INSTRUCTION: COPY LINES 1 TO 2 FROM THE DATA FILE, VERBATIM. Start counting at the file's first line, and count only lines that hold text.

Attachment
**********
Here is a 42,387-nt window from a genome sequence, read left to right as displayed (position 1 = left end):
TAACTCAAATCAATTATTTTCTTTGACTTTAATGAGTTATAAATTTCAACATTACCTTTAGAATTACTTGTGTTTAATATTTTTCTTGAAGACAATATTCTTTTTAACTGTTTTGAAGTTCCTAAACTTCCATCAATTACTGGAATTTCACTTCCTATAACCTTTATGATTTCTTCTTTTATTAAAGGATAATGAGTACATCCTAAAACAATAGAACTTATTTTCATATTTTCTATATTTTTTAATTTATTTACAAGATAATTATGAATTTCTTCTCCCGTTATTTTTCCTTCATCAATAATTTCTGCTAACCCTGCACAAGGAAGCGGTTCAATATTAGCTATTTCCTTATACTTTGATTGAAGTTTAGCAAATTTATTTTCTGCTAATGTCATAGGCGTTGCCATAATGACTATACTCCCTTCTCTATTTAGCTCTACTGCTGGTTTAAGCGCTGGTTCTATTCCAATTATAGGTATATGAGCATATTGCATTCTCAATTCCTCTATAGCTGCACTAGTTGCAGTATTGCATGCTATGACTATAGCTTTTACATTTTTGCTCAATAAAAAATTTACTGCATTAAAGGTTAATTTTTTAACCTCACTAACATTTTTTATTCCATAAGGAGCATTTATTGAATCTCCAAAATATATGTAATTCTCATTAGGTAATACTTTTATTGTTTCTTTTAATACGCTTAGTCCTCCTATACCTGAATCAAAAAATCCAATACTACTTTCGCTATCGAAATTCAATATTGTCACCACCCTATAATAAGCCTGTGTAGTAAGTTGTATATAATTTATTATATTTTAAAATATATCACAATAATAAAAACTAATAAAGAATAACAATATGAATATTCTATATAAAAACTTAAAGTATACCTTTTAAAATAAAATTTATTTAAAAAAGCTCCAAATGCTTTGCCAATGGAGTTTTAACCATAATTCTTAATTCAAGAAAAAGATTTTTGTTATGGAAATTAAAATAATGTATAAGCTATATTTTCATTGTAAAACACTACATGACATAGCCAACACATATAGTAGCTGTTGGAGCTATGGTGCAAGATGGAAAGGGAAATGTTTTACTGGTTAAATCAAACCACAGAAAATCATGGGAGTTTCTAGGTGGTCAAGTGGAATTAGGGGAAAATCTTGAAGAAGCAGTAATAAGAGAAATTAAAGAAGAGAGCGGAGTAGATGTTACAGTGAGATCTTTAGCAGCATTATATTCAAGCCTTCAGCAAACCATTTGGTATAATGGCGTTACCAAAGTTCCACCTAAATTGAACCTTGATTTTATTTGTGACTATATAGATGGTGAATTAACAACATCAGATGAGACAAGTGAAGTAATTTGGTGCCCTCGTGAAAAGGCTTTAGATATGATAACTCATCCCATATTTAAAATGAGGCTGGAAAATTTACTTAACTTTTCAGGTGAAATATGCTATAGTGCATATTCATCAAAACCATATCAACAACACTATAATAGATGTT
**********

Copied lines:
Here is a 42,387-nt window from a genome sequence, read left to right as displayed (position 1 = left end):
TAACTCAAATCAATTATTTTCTTTGACTTTAATGAGTTATAAATTTCAACATTACCTTTAGAATTACTTGTGTTTAATATTTTTCTTGAAGACAATATTCTTTTTAACTGTTTTGAAGTTCCTAAACTTCCATCAATTACTGGAATTTCACTTCCTATAACCTTTATGATTTCTTCTTTTATTAAAGGATAATGAGTACATCCTAAAACAATAGAACTTATTTTCATATTTTCTATATTTTTTAATTTATTTACAAGATAATTATGAATTTCTTCTCCCGTTATTTTTCCTTCATCAATAATTTCTGCTAACCCTGCACAAGGAAGCGGTTCAATATTAGCTATTTCCTTATACTTTGATTGAAGTTTAGCAAATTTATTTTCTGCTAATGTCATAGGCGTTGCCATAATGACTATACTCCCTTCTCTATTTAGCTCTACTGCTGGTTTAAGCGCTGGTTCTATTCCAATTATAGGTATATGAGCATATTGCATTCTCAATTCCTCTATAGCTGCACTAGTTGCAGTATTGCATGCTATGACTATAGCTTTTACATTTTTGCTCAATAAAAAATTTACTGCATTAAAGGTTAATTTTTTAACCTCACTAACATTTTTTATTCCATAAGGAGCATTTATTGAATCTCCAAAATATATGTAATTCTCATTAGGTAATACTTTTATTGTTTCTTTTAATACGCTTAGTCCTCCTATACCTGAATCAAAAAATCCAATACTACTTTCGCTATCGAAATTCAATATTGTCACCACCCTATAATAAGCCTGTGTAGTAAGTTGTATATAATTTATTATATTTTAAAATATATCACAATAATAAAAACTAATAAAGAATAACAATATGAATATTCTATATAAAAACTTAAAGTATACCTTTTAAAATAAAATTTATTTAAAAAAGCTCCAAATGCTTTGCCAATGGAGTTTTAACCATAATTCTTAATTCAAGAAAAAGATTTTTGTTATGGAAATTAAAATAATGTATAAGCTATATTTTCATTGTAAAACACTACATGACATAGCCAACACATATAGTAGCTGTTGGAGCTATGGTGCAAGATGGAAAGGGAAATGTTTTACTGGTTAAATCAAACCACAGAAAATCATGGGAGTTTCTAGGTGGTCAAGTGGAATTAGGGGAAAATCTTGAAGAAGCAGTAATAAGAGAAATTAAAGAAGAGAGCGGAGTAGATGTTACAGTGAGATCTTTAGCAGCATTATATTCAAGCCTTCAGCAAACCATTTGGTATAATGGCGTTACCAAAGTTCCACCTAAATTGAACCTTGATTTTATTTGTGACTATATAGATGGTGAATTAACAACATCAGATGAGACAAGTGAAGTAATTTGGTGCCCTCGTGAAAAGGCTTTAGATATGATAACTCATCCCATATTTAAAATGAGGCTGGAAAATTTACTTAACTTTTCAGGTGAAATATGCTATAGTGCATATTCATCAAAACCATATCAACAACACTATAATAGATGTT